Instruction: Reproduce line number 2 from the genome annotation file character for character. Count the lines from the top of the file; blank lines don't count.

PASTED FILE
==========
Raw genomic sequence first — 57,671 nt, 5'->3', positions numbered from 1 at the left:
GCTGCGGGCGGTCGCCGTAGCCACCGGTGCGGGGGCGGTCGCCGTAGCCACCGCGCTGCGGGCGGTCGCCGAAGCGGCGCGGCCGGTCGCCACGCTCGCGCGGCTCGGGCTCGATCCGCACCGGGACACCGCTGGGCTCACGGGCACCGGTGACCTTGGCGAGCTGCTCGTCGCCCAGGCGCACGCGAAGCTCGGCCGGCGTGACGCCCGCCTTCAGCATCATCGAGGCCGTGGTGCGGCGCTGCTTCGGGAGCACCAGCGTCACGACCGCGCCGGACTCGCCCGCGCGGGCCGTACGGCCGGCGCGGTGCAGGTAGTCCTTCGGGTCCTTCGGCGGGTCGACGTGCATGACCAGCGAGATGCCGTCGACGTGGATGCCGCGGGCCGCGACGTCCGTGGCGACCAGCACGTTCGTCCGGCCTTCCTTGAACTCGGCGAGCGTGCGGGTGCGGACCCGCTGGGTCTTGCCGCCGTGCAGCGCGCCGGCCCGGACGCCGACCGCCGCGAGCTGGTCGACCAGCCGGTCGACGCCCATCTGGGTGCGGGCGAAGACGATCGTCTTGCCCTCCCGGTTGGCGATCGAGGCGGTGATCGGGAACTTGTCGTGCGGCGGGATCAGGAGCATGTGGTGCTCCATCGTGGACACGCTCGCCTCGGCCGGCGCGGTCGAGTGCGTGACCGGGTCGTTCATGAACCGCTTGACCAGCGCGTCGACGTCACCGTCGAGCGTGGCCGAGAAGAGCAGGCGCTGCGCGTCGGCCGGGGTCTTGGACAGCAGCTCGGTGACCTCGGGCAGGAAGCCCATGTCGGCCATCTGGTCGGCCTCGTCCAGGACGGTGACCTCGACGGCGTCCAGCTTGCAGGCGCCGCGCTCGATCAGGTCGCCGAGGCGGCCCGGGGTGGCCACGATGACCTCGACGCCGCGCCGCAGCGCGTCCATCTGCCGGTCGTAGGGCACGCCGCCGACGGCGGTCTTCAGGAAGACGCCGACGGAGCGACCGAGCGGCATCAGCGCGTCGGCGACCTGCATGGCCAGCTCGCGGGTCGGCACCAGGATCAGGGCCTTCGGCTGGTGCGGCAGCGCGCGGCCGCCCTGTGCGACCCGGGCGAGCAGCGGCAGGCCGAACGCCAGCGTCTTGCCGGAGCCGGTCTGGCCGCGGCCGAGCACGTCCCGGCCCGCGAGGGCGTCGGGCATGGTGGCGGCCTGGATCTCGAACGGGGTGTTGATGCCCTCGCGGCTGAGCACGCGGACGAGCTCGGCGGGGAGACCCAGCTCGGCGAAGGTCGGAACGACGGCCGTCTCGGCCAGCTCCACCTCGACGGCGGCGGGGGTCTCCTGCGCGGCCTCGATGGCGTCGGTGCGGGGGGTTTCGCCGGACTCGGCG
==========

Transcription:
GCTGCGGGCGGTCGCCGTAGCCACCGGTGCGGGGGCGGTCGCCGTAGCCACCGCGCTGCGGGCGGTCGCCGAAGCGGCGCGGCCGGTCGCCACGCTCGCGCGGCTCGGGCTCGATCCGCACCGGGACACCGCTGGGCTCACGGGCACCGGTGACCTTGGCGAGCTGCTCGTCGCCCAGGCGCACGCGAAGCTCGGCCGGCGTGACGCCCGCCTTCAGCATCATCGAGGCCGTGGTGCGGCGCTGCTTCGGGAGCACCAGCGTCACGACCGCGCCGGACTCGCCCGCGCGGGCCGTACGGCCGGCGCGGTGCAGGTAGTCCTTCGGGTCCTTCGGCGGGTCGACGTGCATGACCAGCGAGATGCCGTCGACGTGGATGCCGCGGGCCGCGACGTCCGTGGCGACCAGCACGTTCGTCCGGCCTTCCTTGAACTCGGCGAGCGTGCGGGTGCGGACCCGCTGGGTCTTGCCGCCGTGCAGCGCGCCGGCCCGGACGCCGACCGCCGCGAGCTGGTCGACCAGCCGGTCGACGCCCATCTGGGTGCGGGCGAAGACGATCGTCTTGCCCTCCCGGTTGGCGATCGAGGCGGTGATCGGGAACTTGTCGTGCGGCGGGATCAGGAGCATGTGGTGCTCCATCGTGGACACGCTCGCCTCGGCCGGCGCGGTCGAGTGCGTGACCGGGTCGTTCATGAACCGCTTGACCAGCGCGTCGACGTCACCGTCGAGCGTGGCCGAGAAGAGCAGGCGCTGCGCGTCGGCCGGGGTCTTGGACAGCAGCTCGGTGACCTCGGGCAGGAAGCCCATGTCGGCCATCTGGTCGGCCTCGTCCAGGACGGTGACCTCGACGGCGTCCAGCTTGCAGGCGCCGCGCTCGATCAGGTCGCCGAGGCGGCCCGGGGTGGCCACGATGACCTCGACGCCGCGCCGCAGCGCGTCCATCTGCCGGTCGTAGGGCACGCCGCCGACGGCGGTCTTCAGGAAGACGCCGACGGAGCGACCGAGCGGCATCAGCGCGTCGGCGACCTGCATGGCCAGCTCGCGGGTCGGCACCAGGATCAGGGCCTTCGGCTGGTGCGGCAGCGCGCGGCCGCCCTGTGCGACCCGGGCGAGCAGCGGCAGGCCGAACGCCAGCGTCTTGCCGGAGCCGGTCTGGCCGCGGCCGAGCACGTCCCGGCCCGCGAGGGCGTCGGGCATGGTGGCGGCCTGGATCTCGAACGGGGTGTTGATGCCCTCGCGGCTGAGCACGCGGACGAGCTCGGCGGGGAGACCCAGCTCGGCGAAGGTCGGAACGACGGCCGTCTCGGCCAGCTCCACCTCGACGGCGGCGGGGGTCTCCTGCGCGGCCTCGATGGCGTCGGTGCGGGGGGTTTCGCCGGACTCGGCG